It is common knowledge that angelic beings play a significant role in mythology and religion across the world. They are particularly renowned in the Abrahamic religions (Judaism, Christianity, and Islam) as the creatures who serve God and execute His will. However, researchers note that there is a tradition of dividing angels into the ranks or choirs with distinct depictions and purposes (Miller 9). Cherubim belong to one of these ranks, and they are one of the most frequently addressed angels in the sacred texts. Due to the complexity of their images, one must divide cherubim into the categories of their functions – either the incarnations of God’s guard or incarnations of God’s presence. This way, it will be possible to understand the spiritual and cultural importance of cherubim angels for religious societies.
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Due to their nature as heavenly beings, angels always act on behalf of God, and cherubim are almost no exception to the rule. Their courses of action are quite specific throughout all the religious sources. Not only do they help God in achieving His wishes but they mainly serve as guardians. This function has influenced significant characters of the Abrahamic mythology throughout all its history.
First, one should mention that several significant angel figures belong to the category of cherubim, including Gabriel (or Jibril in Islam), and, possibly, the Satan himself (who is described either as a former cherub or seraph). These mythological personalities are so well-known that there is no need to explain their impact – Gabriel acts as God’s messenger, even in Islam (as the messenger of Allah), as an angel who appears before prophets. In turn, Satan became the opposite of God’s guard after staging a revolt. Also, one of the cherubim guards the entrance to the Garden of Eden and drives away Adam and Eve from.the Paradise after the original sin (The Bible: Authorized King James Version, Gen. 3.24). When cherubim emerge, they cause something akin to a natural disaster by emitting “coals of fire” from the wheels and a powerful sound from their wings (Ezek. 10.1-21). Thus, this is a further representation of their guardian self, as well as the fact that they usually carry flaming swords (Gen. 3.24).
It is essential to emphasize the appearance of cherubim to comprehend their function as symbols. The most detailed description of cherubim’s appearance can be found in the Book of Ezekiel, where the prophet witnesses angels directly within his vision. According to Hartenstein, “seraphim and cherubim both belong to the so-called “Michtwesen”, hybrid creatures” (qtd. in Heiser 21). In other words, they are both animalistic and anthropomorphic, combining different traits from beasts and humans in their outer shape.
According to Ezekiel’s description, cherubim possess four faces – of a human, a lion, an ox, and an eagle (Ezek. 10.1-21). They have two sets of wings, one of which is used as clothing, and four sets of human hands. Their legs are also humanoid, but their feet end with hooves akin to a calf. Also, their entire body is covered with many eyes, including back, hands, wings, and other objects. Among these objects, one can find wheels used to carry God. The depiction in iconography and monuments, though initially faithful to the source, has changed throughout the ages. Artists tend to omit animal features, and researchers state that cherubim can be shown in the image of men only with several sets of wings remaining (Webster 20).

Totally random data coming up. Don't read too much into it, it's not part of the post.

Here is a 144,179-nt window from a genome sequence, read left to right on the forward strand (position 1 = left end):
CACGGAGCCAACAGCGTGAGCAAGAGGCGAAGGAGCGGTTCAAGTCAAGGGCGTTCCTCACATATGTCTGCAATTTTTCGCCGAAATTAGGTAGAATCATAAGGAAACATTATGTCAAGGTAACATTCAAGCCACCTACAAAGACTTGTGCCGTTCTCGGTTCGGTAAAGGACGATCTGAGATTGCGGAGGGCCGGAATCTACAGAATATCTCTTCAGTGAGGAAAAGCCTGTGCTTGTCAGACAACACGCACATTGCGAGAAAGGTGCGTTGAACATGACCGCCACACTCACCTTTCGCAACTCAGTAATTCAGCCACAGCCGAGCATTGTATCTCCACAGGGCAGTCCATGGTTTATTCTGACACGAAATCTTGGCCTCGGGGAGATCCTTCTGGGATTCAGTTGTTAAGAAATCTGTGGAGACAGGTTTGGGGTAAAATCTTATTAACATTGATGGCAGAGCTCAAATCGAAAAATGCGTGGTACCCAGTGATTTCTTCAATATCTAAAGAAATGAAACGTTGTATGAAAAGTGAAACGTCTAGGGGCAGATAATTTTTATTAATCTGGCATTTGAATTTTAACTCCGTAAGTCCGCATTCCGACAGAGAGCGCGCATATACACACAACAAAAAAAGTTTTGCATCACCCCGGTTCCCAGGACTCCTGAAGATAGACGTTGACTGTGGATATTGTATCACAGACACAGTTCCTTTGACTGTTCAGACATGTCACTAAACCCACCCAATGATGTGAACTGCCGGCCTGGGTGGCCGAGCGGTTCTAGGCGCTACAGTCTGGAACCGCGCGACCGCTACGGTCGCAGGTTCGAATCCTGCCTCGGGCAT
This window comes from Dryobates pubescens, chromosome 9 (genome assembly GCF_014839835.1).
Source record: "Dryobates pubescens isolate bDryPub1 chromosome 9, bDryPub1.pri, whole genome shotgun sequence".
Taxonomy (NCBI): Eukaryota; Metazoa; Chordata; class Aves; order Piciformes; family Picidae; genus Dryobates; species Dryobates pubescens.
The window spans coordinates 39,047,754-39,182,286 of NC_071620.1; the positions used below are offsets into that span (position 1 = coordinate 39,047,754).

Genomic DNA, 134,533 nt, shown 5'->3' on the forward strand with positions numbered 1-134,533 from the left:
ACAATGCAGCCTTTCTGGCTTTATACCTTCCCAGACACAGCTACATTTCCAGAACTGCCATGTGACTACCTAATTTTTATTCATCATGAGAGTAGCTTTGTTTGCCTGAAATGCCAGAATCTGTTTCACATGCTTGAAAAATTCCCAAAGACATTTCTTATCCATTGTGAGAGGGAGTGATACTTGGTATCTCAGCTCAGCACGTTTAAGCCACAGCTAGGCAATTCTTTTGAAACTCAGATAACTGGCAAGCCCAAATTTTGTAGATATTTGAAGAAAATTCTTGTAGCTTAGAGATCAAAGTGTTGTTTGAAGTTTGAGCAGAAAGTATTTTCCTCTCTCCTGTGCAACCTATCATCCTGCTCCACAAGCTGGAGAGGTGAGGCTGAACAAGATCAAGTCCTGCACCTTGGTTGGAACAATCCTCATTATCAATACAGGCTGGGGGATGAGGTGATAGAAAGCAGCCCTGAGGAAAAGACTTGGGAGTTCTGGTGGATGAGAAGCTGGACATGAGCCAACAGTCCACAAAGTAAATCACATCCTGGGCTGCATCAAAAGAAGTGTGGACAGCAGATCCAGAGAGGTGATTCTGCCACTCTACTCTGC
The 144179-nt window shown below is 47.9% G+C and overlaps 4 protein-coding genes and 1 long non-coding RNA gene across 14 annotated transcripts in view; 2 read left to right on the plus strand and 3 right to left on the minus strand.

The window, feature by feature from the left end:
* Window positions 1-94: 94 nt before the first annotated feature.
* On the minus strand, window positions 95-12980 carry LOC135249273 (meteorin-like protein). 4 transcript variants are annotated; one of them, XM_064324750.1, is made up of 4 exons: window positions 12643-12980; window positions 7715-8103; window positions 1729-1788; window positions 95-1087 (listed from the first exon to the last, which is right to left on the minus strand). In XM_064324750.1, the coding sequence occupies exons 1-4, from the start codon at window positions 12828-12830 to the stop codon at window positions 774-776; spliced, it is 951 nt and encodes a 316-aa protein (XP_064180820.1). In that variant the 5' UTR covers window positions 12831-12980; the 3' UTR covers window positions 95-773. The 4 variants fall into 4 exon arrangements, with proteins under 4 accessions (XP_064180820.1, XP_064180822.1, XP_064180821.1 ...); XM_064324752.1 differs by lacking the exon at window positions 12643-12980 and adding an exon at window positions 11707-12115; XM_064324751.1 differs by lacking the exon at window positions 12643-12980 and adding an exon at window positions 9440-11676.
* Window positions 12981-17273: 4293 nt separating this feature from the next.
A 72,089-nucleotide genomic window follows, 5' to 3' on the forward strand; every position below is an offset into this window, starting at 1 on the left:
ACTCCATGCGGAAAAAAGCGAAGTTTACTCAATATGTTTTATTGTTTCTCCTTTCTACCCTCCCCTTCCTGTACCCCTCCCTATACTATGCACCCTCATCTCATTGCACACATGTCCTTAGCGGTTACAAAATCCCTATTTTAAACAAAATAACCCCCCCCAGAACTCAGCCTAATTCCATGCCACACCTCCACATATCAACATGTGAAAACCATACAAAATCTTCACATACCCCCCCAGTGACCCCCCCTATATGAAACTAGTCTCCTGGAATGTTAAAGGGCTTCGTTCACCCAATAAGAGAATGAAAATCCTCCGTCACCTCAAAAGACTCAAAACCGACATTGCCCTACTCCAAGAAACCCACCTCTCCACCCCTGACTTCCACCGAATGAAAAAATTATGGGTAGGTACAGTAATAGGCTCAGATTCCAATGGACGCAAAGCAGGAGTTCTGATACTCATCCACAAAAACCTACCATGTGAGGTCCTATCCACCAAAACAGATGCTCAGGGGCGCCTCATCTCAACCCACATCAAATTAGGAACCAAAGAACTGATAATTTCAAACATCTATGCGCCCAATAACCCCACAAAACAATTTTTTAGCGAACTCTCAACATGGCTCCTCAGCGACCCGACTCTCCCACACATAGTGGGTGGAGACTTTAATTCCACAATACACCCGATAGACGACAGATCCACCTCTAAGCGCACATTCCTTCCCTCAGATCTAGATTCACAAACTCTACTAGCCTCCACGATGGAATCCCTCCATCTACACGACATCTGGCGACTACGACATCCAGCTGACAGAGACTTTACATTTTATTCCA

As in these depictions, cherubim possess a certain degree of symbolic meaning. Their statues and pictures are placed within the Temple of Solomon. Moreover, God orders to create two golden figures of cherubim so they would decorate the Arc of the Covenant. One should consider that the sense of cherubim name itself is a way to express their role in the spiritual field. The exact translation remains debatable, but most researchers agree that the term originates from the Hebrew word kerub. It can be interpreted differently – according to Webster, “the term means “fullness of knowledge” (21), while Heiser theorizes on the possible Akkadian origin from the word “pray” (22). In any event, both explanations offer a chance to comprehend the value of cherubim. They are deemed as the personification of knowledge and truth since they know God and appear as His retinue.
There is one more view of cherubim symbolism that should be considered. Cherubim tend to show themselves in the presence of God who is riding on them, as they are shown to Ezekiel. Thus, they ought to become an extension of God and His blessing, a symbol of His presence even when He is not there. According to Volli, the cherubim term refers not just to angels themselves but to their depictions too (38). In other words, such representation allows signifying the presence of God’s rule on Earth and obedience of the believers to Him.
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Cherubim are deemed one of the angelic ranks and have an essential role for the Abrahamic religions. One of their functions includes serving as God’s guardians, which is why Archangel Gabriel and the former angel Satan are placed within their ranks. The second function is more symbolic since cherubim represent God’s presence and will. Cherubim directly reflect their role as an extension of God himself, even if through depictions.
Heiser, Michael S. Angels: What the Bible Really Says About God’s Heavenly Host. Lexham Press, 2018.
Miller, Stephen. The Book of Angels: Seen and Unseen. Cambridge Scholars Publishing, 2019.
The Bible: Authorized King James Version. OUP Oxford, 2008.
Volli, Ugo. “Cherubim: (Re)presenting Transcendence.” Signs and Society, vol. 2, no. 1, 2014, 23-48.
Webster, Richard. Angels for Beginners: Understand & Connect with Divine Guides & Guardians. Llewellyn Worldwide, 2017.